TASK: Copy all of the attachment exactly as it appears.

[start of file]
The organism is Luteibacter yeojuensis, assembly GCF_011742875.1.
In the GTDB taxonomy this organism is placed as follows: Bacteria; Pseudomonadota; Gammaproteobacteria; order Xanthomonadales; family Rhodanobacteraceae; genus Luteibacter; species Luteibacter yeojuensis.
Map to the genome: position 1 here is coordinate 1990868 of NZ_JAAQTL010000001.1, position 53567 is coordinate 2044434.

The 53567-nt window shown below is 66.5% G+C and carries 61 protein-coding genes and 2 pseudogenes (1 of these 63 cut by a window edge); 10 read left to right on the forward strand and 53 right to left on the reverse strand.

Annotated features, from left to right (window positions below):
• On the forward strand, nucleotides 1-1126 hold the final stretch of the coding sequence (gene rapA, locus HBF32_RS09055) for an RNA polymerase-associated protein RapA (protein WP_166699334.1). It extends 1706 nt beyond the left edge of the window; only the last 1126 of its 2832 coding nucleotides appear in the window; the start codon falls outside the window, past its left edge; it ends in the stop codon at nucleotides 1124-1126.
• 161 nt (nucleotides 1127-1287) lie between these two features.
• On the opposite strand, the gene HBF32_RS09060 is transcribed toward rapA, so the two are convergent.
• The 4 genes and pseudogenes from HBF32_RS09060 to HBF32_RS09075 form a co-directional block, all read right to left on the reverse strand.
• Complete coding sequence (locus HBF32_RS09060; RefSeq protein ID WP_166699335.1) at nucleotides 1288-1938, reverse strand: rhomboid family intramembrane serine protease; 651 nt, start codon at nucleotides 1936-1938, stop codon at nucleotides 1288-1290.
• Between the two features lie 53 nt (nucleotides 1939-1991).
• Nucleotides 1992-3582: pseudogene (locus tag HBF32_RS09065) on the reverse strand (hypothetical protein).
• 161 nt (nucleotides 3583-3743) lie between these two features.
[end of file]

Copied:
The organism is Luteibacter yeojuensis, assembly GCF_011742875.1.
In the GTDB taxonomy this organism is placed as follows: Bacteria; Pseudomonadota; Gammaproteobacteria; order Xanthomonadales; family Rhodanobacteraceae; genus Luteibacter; species Luteibacter yeojuensis.
Map to the genome: position 1 here is coordinate 1990868 of NZ_JAAQTL010000001.1, position 53567 is coordinate 2044434.

The 53567-nt window shown below is 66.5% G+C and carries 61 protein-coding genes and 2 pseudogenes (1 of these 63 cut by a window edge); 10 read left to right on the forward strand and 53 right to left on the reverse strand.

Annotated features, from left to right (window positions below):
• On the forward strand, nucleotides 1-1126 hold the final stretch of the coding sequence (gene rapA, locus HBF32_RS09055) for an RNA polymerase-associated protein RapA (protein WP_166699334.1). It extends 1706 nt beyond the left edge of the window; only the last 1126 of its 2832 coding nucleotides appear in the window; the start codon falls outside the window, past its left edge; it ends in the stop codon at nucleotides 1124-1126.
• 161 nt (nucleotides 1127-1287) lie between these two features.
• On the opposite strand, the gene HBF32_RS09060 is transcribed toward rapA, so the two are convergent.
• The 4 genes and pseudogenes from HBF32_RS09060 to HBF32_RS09075 form a co-directional block, all read right to left on the reverse strand.
• Complete coding sequence (locus HBF32_RS09060; RefSeq protein ID WP_166699335.1) at nucleotides 1288-1938, reverse strand: rhomboid family intramembrane serine protease; 651 nt, start codon at nucleotides 1936-1938, stop codon at nucleotides 1288-1290.
• Between the two features lie 53 nt (nucleotides 1939-1991).
• Nucleotides 1992-3582: pseudogene (locus tag HBF32_RS09065) on the reverse strand (hypothetical protein).
• 161 nt (nucleotides 3583-3743) lie between these two features.